- Djvu is a recent addition to the ransomware family, which was detected in December 2018 by security researcher Michael Gillespie.
- Attackers are now spreading Djvu through software cracks and adware.
Djvu ransomware, which made news last month, is gaining a bad rep lately. It appears that cybercriminals are relying on software cracks and adware to proliferate this ransomware on Windows computers. Furthermore, a new variant has also been developed in the form of a .tro extension that is sneakily put into crack files. Prior to this, Djvu used .djvu extension for presenting encrypted files.
An online forum of Bleeping Computer was abuzz with users posting their attack instances by Djvu. In addition, some users submitted the ransomware files to ID-Ransomware, a website that detects ransomware types.
Various reports also provided insights on how Djvu would infect the victim’s computer through crack files. “When these cracks are installed, the main installer will be installed as %LocalAppData%\[guid]\[random].exe and executed,” Bleeping Computer reported.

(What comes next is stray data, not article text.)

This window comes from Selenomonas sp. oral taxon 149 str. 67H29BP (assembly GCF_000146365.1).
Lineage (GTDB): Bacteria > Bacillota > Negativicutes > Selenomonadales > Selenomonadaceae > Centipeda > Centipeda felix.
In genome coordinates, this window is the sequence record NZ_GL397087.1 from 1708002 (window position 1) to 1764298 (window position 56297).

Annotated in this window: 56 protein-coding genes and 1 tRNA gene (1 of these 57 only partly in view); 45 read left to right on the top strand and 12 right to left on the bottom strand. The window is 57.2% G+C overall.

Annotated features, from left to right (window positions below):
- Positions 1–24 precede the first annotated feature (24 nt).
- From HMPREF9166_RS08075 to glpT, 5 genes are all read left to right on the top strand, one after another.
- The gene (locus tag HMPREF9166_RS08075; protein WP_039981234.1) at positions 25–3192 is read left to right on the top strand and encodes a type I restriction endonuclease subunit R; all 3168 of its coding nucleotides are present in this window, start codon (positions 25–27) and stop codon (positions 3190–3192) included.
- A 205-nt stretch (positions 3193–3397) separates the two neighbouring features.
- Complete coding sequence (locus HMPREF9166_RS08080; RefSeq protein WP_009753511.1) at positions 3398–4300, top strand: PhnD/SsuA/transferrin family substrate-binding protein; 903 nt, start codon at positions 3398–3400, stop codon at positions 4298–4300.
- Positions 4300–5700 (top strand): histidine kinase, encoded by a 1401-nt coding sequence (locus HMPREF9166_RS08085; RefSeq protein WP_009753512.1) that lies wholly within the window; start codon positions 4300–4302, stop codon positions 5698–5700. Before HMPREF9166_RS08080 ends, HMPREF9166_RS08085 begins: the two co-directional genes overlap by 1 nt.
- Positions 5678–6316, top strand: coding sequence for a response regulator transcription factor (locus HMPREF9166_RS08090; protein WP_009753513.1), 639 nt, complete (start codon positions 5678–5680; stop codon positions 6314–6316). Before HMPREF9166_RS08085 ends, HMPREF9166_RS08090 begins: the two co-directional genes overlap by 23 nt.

Once this EXE program is executed, four additional files are downloaded. These files target various security aspects of the system such as disabling the antivirus functionality and displaying a fake Windows update screen.
This makes the user think that the update alert is genuine. Meanwhile, in the background, Djvu actually encrypts every file in the victim’s system to .tro extensions. Consequently, the ransomware creates a scheduled task known as ‘Time Trigger Task’ as one last measure so that newer files added to the system are encrypted.
While encrypting files, Djvu also creates ransom notes regularly, as and when file encryption stops. These ransom notes then warn the user and mention details such as ransom amount, payment options and attackers’ email addresses.
Experts believe that fixing the Djvu-infected systems in order to recover encrypted files can prove to quite challenging without paying any ransom.